In the fall of 2000, as part of my work for a literary magazine in Boston, I visited William Meredith in the home he shared with his partner, Richard Harteis, in a wooded community near Uncasville, Connecticut.
Nearly two decades earlier, at sixty-four, Meredith had suffered a stroke that had immobilized him for two years. As he recovered, it was found that he had expressive aphasia, a condition that arrests the ability to render into words what one perceives or thinks. Until then, William Meredith had made his living as a teacher and as a writer. He was Poet Laureate of the United States from 1978 to 1980.
Before we went inside, Richard showed me the view from their back yard. He said that he and William had been working on writing haiku. One image at a time, he said.
When I finally met Mr. Meredith, he was still in his bathrobe, eating cereal. I was early. He told me so. Then he told me to sit down.
There at the kitchen table, I asked my questions—veiled versions of "How should I live? How should I write?"
With each one, he watched me acutely, and then disappeared as he grappled toward utterance. "A good man," I remember him telling me over the course of half a minute, "is a useful man."
The first poem of his I ever read was called "Poem." My teacher, Albert Goldbarth, had handed copies of it around the workshop table one evening, and read it aloud to us.
The immaculate, stately phrasing of the first stanza immediately compelled me. I knew at once that those words were committed to my memory:
The swans on the river, a great flotilla in the afternoon sun in October again.
In a fantasy, Yeats saw himself appear to Maud Gonne as a swan, his plumage fanning his desire.
One October at Coole Park he counted fifty-nine wild swans. He flushed them into a legend.
Lover by lover is how he said they flew, but one of them must have been without a mate. Why did he not observe that?
We talk about Zeus and Leda and Yeats as if they were real people, we identify constellations as if they were drawn on the night.
Cygnus and Castor & Pollux are only ways of looking at scatterings of starry matter,
a god putting on swan-flesh to enter a mortal girl is only a way of looking at love-trouble.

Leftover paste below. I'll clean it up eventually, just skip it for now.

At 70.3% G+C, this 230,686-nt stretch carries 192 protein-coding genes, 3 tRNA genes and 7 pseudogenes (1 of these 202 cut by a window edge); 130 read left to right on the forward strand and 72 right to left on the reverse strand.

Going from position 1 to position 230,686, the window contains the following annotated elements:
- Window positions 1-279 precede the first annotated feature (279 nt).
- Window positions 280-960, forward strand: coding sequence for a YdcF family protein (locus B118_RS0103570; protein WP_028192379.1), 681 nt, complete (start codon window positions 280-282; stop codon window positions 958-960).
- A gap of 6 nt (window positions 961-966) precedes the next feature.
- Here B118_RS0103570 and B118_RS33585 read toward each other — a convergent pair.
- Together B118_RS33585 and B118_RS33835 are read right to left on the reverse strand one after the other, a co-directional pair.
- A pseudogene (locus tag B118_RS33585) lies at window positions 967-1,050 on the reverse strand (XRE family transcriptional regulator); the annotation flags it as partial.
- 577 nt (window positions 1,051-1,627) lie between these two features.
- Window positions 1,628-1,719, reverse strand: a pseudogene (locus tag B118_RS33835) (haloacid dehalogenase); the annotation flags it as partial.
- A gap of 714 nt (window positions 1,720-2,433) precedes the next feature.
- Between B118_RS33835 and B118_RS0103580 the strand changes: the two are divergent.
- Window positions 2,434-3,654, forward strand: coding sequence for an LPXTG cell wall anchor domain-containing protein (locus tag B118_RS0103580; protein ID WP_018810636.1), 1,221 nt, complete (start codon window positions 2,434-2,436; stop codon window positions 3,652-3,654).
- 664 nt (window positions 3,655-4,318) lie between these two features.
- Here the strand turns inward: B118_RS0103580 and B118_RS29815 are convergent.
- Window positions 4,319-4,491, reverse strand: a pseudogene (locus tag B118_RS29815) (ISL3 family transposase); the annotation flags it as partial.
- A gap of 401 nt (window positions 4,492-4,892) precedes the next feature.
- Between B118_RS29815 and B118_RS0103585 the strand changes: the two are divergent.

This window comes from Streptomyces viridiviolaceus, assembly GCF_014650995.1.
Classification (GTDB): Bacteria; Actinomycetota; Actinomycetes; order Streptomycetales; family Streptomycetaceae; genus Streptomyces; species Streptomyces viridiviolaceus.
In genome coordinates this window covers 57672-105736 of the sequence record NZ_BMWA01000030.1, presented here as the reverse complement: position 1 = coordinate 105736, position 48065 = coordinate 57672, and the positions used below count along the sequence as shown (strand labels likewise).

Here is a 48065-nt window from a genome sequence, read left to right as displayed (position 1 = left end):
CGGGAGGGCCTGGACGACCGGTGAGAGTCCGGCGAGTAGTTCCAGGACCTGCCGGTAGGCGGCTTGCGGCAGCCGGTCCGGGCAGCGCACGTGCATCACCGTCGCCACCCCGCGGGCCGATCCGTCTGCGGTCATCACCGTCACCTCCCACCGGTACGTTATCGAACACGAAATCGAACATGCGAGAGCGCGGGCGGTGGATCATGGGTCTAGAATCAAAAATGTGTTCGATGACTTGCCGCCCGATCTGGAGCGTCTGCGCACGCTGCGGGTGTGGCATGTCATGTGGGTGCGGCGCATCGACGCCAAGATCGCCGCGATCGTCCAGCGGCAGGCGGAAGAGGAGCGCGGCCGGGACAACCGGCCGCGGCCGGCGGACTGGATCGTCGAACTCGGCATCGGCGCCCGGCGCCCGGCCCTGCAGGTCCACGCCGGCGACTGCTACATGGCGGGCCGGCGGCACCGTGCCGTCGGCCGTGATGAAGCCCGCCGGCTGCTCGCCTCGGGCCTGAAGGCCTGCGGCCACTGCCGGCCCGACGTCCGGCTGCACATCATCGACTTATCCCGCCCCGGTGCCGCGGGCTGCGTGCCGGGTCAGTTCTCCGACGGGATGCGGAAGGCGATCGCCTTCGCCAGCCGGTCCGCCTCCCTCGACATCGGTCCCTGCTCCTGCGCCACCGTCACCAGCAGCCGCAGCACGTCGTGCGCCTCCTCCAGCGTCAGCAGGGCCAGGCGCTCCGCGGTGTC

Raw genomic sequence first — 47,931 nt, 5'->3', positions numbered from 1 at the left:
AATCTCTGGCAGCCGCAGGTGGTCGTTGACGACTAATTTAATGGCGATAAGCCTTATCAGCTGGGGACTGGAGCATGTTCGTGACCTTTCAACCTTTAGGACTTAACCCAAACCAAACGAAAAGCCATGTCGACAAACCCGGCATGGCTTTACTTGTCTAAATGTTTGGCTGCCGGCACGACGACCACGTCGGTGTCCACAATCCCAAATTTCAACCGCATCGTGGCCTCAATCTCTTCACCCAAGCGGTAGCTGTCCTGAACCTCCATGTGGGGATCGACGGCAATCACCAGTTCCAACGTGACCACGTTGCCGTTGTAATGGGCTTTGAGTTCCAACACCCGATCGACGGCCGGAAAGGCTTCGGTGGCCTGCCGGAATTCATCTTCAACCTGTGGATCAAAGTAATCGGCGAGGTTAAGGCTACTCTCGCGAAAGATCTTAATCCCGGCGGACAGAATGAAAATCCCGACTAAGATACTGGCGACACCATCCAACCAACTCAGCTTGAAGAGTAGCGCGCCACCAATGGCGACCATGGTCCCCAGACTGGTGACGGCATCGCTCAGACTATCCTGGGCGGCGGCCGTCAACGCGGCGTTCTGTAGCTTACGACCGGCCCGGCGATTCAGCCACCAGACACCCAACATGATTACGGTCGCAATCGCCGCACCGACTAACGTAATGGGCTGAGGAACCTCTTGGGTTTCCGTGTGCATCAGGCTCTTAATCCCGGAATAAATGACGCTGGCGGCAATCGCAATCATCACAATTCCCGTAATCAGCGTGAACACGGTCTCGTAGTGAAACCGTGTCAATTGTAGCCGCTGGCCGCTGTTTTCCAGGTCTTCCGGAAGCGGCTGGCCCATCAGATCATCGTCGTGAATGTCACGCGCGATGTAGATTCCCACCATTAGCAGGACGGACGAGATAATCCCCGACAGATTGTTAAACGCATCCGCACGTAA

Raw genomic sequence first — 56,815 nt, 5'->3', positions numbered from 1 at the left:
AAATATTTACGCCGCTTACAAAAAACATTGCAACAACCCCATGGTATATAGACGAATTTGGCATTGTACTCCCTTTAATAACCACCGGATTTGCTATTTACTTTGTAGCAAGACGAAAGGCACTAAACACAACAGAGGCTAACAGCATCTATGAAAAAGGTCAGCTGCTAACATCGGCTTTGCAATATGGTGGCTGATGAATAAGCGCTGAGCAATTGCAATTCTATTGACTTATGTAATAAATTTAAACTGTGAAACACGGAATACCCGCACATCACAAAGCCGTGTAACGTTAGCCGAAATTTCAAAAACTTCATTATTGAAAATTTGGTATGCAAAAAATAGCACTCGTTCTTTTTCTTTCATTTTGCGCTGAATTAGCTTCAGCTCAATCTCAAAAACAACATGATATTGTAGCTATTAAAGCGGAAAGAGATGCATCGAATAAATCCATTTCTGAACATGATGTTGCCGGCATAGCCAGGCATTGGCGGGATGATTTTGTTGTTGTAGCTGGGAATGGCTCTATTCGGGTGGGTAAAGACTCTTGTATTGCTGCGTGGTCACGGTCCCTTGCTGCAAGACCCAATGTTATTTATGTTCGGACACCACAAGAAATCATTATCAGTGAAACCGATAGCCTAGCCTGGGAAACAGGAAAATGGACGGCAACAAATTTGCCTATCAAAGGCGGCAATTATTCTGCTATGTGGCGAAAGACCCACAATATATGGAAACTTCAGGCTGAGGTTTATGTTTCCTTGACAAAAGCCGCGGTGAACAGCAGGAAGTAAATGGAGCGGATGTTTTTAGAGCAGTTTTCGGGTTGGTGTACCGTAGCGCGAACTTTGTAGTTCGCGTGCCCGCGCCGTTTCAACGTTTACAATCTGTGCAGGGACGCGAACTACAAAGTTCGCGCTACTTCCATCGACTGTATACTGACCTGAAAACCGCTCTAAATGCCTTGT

The violence and calm of these big fowl! When I am not with you I am always the fifty-ninth.
In the years to come, I would see the justice of the poem's title, how the work gathers much of what is essential to his work as a whole: public speech about private matter, arising from kinship and deep reverence clarified by strict observance.
Daniel Tobin, in an essay in the Yeats/Eliot Journal in the summer of 1993, notes that for Yeats, "Man was nothing... until he was wedded to an image…Still, it took him many years of arduous labor…to realize fully personal utterance in his poetry."
Yeats was fifty-two when he imagined in Coole Park that he was wedded to a lone swan that would, with all the rest, one day fly from him, to build life on another's waters.
The desolation of his imagining that his imagination would one day disappear is of the kind Tobias Wolff describes for Mary in his short story "In The Garden of the North American Martyrs," when she finds that the words for her thoughts "grew faint as time went on; without quite disappearing, they shrank to remote, nervous points, like birds flying away."
Yeats died in 1939. Meredith wrote his poem in 1980.
Before Richard turned to open the glass door of the kitchen, he followed where my gaze had long since alighted. He lamented the power plant that had been built on the far banks. But the power plant was not visible to me. For there, on the river, were the swans.